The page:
The Homeowners Column

The Homeowners Column

Time to seed lawns

Photo of Sandra Mason

Sandra Mason
State Master Gardener Coordinator

By August the spring surge and urge to work in the lawn has dwindled to a faint spark. However in central Illinois August 15 to September 15 is an ideal time to seed lawns with our cool season grasses of Kentucky bluegrass, perennial ryegrass, fine fescues or tall fescue. In contrast to spring seedings, fall seedings have less weed competition, good temperatures and moisture for quick growth and time to develop a good root system before summer's heat.

Don't be tempted to cut corners when preparing the soil before seeding. Even though grass plants are small they still need proper soil conditions for long term success. Plus correcting problems after the turf is established is tough.

Here are the preparation steps for seeding or sodding:

  1. Control weeds. Eliminating weeds, especially perennial grassy weeds such as quackgrass is much easier before planting. Tilling seldom kills perennial weeds. Non-selective herbicides such as glyphosate may be used at this time. Wait to seed until weeds are dead in case reapplication is needed. There is no soil residual that will effect the seed establishment. Read and follow all label directions.
  2. Rough grade site to facilitate surface drainage and remove debris. Generally, a 1 to 2 percent slope (a drop of 1 or 2 feet for every 100 feet of run) away from buildings is adequate. Remove all debris brought to the surface.
  3. If topsoil is needed, incorporate it into the existing soil during rough grading. The final depth of topsoil should be at least two inches.
  4. Get soil tested. Soil testing provides valuable information to determine how well soils can support turf. For a small fee, commercial testing laboratories will evaluate soil pH and some nutrient levels.
  5. Amend soil as necessary. Turfgrass does best with slightly acidic pH (6 to 7). Add sulfur to lower pH or limestone to raise pH and any fertilizers as recommended by the soil test. Generally 10 pounds of 10-10-10 fertilizer (or its equivalent) per 1,000 square feet supplies minimal fertility. Amend heavy, clay soils with generous amounts of organic matter to improve the soil's drainage, aeration and nutrient holding capacity. If possible, apply a two inch layer of compost or some other quality organic material to soil. Check out the Landscape Recycling Center 1210 East University in Urbana, IL PH: 217-344-5323 for compost.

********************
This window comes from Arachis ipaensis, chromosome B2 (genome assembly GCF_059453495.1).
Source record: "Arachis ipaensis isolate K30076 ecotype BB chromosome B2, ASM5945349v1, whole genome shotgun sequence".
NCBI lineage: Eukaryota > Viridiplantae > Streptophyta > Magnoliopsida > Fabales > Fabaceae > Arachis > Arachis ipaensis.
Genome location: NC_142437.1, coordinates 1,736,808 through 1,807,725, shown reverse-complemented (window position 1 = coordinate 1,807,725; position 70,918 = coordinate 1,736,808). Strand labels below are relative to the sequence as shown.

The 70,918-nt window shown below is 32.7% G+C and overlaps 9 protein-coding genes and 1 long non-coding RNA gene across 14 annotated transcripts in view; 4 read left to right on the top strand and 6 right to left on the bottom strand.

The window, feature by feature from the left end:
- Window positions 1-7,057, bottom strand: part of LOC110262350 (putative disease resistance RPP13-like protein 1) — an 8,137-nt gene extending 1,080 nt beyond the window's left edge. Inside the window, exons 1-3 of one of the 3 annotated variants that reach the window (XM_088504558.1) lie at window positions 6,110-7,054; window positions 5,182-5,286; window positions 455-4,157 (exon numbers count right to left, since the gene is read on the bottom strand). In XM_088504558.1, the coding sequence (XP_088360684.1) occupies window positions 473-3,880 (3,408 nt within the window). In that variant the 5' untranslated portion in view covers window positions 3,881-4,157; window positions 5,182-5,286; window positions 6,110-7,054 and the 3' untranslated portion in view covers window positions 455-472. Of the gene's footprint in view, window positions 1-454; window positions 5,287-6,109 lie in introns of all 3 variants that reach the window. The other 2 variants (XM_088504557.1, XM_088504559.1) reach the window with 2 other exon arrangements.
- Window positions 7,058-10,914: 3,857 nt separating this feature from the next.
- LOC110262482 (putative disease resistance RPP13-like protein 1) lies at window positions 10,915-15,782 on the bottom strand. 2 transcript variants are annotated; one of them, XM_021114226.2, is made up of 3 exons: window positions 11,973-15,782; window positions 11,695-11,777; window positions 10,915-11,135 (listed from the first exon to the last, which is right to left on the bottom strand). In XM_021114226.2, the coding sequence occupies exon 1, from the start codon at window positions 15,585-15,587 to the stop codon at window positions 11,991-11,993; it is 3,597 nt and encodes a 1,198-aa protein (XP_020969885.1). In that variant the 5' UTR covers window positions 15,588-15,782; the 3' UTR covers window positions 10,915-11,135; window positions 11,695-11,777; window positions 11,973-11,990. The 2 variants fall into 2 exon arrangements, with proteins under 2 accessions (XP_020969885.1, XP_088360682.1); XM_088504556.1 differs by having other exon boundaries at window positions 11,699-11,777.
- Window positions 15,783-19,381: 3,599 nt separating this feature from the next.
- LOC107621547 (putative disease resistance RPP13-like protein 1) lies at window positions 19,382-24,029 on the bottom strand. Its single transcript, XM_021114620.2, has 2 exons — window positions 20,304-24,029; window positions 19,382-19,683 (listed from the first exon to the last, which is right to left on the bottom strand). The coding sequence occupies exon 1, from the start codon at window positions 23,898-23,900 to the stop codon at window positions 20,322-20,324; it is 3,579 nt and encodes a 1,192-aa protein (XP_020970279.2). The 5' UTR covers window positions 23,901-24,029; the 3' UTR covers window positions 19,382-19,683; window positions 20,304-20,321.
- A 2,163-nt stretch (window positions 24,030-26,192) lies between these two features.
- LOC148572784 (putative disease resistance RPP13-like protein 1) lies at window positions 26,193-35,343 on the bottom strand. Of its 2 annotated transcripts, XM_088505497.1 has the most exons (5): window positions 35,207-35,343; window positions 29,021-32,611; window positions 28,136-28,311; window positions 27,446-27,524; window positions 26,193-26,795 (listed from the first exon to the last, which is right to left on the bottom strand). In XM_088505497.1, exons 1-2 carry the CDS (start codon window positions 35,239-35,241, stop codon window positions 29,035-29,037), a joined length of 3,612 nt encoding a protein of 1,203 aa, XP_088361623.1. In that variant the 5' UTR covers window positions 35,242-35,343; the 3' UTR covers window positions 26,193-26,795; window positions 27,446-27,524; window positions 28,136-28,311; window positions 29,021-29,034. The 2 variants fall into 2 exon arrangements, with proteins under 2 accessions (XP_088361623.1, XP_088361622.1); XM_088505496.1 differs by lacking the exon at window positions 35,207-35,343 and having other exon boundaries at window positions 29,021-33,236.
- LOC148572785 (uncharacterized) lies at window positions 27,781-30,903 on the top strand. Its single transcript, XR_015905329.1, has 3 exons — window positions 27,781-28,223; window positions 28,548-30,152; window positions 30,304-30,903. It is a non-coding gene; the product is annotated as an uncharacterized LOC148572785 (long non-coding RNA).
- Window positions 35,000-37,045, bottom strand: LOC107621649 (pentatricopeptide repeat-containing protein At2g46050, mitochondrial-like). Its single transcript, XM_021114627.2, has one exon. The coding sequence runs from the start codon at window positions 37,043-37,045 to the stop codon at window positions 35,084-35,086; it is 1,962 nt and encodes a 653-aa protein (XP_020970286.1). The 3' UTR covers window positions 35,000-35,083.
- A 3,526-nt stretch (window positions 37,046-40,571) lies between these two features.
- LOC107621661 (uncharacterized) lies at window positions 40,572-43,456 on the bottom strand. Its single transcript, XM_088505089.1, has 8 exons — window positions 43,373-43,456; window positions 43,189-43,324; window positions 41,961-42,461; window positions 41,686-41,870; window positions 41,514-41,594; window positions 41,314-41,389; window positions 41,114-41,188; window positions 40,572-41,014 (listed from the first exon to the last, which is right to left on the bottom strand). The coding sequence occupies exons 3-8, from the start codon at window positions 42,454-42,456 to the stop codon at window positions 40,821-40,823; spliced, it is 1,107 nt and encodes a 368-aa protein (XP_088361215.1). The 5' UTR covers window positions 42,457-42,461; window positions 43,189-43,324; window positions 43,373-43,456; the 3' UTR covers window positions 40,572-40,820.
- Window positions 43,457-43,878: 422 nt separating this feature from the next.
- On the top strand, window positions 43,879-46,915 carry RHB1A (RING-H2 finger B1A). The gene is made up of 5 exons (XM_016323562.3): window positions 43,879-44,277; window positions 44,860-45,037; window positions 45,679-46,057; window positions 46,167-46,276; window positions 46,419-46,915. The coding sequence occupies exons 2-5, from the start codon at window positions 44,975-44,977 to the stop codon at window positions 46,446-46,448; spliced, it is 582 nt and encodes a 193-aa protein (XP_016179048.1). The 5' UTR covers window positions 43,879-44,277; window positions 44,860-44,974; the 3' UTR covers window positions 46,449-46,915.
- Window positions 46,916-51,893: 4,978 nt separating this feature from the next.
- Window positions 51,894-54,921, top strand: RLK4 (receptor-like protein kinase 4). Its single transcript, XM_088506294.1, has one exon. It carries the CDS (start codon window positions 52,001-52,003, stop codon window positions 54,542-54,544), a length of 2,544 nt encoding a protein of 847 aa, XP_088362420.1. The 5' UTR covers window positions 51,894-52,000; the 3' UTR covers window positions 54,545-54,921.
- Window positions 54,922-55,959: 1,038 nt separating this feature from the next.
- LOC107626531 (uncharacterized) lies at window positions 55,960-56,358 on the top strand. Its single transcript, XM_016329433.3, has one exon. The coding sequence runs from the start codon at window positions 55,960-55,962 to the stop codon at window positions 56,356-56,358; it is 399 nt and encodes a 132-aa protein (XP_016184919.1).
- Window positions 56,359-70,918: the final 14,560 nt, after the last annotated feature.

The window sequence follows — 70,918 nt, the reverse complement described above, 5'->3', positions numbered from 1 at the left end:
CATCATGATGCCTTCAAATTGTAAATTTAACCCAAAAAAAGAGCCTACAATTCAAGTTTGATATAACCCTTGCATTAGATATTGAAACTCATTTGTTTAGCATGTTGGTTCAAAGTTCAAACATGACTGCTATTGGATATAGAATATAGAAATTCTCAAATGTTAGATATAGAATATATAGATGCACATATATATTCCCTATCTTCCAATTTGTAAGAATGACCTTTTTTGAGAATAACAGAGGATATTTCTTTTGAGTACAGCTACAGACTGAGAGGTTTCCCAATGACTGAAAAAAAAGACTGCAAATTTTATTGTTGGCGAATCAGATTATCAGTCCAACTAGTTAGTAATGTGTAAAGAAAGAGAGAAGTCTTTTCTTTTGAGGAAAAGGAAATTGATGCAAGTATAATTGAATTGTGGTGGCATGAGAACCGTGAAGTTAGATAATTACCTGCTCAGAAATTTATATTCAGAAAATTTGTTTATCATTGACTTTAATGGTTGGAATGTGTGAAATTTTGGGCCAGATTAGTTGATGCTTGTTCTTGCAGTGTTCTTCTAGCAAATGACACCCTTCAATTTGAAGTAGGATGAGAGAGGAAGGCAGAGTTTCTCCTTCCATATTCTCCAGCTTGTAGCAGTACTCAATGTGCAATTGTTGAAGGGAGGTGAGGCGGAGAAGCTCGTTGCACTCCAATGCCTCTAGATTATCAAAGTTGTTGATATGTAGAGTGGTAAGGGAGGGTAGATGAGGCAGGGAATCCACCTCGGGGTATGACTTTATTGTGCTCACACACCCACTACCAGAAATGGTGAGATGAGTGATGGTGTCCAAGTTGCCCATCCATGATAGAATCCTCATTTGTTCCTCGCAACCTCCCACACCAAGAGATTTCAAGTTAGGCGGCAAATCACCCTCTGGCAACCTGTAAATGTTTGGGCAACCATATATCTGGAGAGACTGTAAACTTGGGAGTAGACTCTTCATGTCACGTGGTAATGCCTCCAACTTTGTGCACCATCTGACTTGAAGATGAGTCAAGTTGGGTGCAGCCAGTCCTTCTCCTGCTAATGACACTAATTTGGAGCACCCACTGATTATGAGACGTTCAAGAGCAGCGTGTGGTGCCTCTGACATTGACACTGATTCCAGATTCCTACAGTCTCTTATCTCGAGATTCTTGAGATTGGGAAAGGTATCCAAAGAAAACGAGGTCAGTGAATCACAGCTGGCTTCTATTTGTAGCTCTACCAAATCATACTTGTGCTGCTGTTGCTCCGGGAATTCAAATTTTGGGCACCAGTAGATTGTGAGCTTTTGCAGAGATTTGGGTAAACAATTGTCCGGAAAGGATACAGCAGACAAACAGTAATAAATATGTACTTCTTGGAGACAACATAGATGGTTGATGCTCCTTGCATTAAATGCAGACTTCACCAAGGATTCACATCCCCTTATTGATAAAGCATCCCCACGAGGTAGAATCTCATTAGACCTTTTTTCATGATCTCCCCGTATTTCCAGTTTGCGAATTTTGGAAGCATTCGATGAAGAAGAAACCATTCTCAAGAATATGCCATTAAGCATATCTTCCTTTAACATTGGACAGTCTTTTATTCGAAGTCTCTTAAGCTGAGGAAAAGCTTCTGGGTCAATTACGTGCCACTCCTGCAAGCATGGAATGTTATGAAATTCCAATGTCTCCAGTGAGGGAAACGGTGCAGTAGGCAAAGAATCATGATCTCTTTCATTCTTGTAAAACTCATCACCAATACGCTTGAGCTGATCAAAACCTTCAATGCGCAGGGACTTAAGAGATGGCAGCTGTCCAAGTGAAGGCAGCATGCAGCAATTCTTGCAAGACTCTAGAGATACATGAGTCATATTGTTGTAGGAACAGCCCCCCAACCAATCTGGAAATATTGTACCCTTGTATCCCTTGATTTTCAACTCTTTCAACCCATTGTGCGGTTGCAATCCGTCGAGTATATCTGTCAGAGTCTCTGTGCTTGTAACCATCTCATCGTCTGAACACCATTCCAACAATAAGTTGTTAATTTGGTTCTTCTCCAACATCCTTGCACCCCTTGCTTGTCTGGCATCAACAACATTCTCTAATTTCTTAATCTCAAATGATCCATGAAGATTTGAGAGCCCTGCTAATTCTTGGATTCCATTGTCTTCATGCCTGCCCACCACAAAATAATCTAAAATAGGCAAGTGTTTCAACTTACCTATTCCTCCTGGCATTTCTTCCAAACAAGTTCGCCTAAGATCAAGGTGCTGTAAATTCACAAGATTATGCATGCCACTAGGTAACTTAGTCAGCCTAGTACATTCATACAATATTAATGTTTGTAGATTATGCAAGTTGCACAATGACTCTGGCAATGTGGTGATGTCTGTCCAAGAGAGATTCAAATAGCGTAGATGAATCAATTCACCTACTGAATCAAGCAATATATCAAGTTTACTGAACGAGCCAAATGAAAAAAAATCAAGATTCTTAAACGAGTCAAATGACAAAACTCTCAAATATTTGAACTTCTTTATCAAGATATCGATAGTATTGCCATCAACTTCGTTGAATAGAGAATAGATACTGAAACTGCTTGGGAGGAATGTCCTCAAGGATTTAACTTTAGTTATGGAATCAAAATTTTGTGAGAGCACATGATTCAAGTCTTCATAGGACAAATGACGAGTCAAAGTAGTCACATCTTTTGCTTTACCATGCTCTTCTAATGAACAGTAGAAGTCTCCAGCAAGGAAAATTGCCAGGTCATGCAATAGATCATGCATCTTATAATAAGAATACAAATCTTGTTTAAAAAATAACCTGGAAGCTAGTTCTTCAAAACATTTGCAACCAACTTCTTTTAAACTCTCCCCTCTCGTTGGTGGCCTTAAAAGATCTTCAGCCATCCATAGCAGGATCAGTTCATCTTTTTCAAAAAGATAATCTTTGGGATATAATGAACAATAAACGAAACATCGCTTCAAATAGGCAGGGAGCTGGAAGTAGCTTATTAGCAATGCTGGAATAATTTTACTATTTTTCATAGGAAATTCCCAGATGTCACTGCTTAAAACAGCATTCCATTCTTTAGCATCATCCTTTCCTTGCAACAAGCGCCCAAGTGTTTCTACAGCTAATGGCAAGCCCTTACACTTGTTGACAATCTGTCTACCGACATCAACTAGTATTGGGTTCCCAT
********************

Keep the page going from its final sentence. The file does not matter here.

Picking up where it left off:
6. With a rototiller work amendments into the soil to a depth of 6 to 8 inches.
  7. Fine grade the site. After rototilling soil particles should be marble sized or smaller. Fine grade the site until it is smooth. Eliminate depressions. Now the site is ready for seeding or sodding.

After site is prepared:

  1. Select proper seed for site. Use mixes of different grasses.
  2. Seed at appropriate rate for seed type.
  3. Provide good seed-to-soil contact by raking and light rolling.
  4. Mulch with a thin layer of clean straw. Soil should be visible beneath straw. Do not remove straw after seed germinates.
  5. Provide adequate water. Keep top ½ inch moist. Germination duration - Kentucky bluegrass 10-30 days; perennial ryegrass 3-10 days and tall fescue and fine fescue 7-14 days.
  6. Once seedlings have emerged irrigate less frequently but more thoroughly.
  7. When seedlings reach two inches tall, fertilizer may be applied at a rate of 1/2 pound of actual nitrogen per 1,000 square feet (if applying 10-10-10, use 5 pounds per 1,000 square feet).
  8. Maintain mowing heights at 2-3 inches. Never remove more than one-third of the grass blades at any mowing.
  9. Limit heavy traffic during the first growing season.

Late summer is also a good time to overseed (adding seed to an existing lawn) to thicken the lawn or fill in bare areas.

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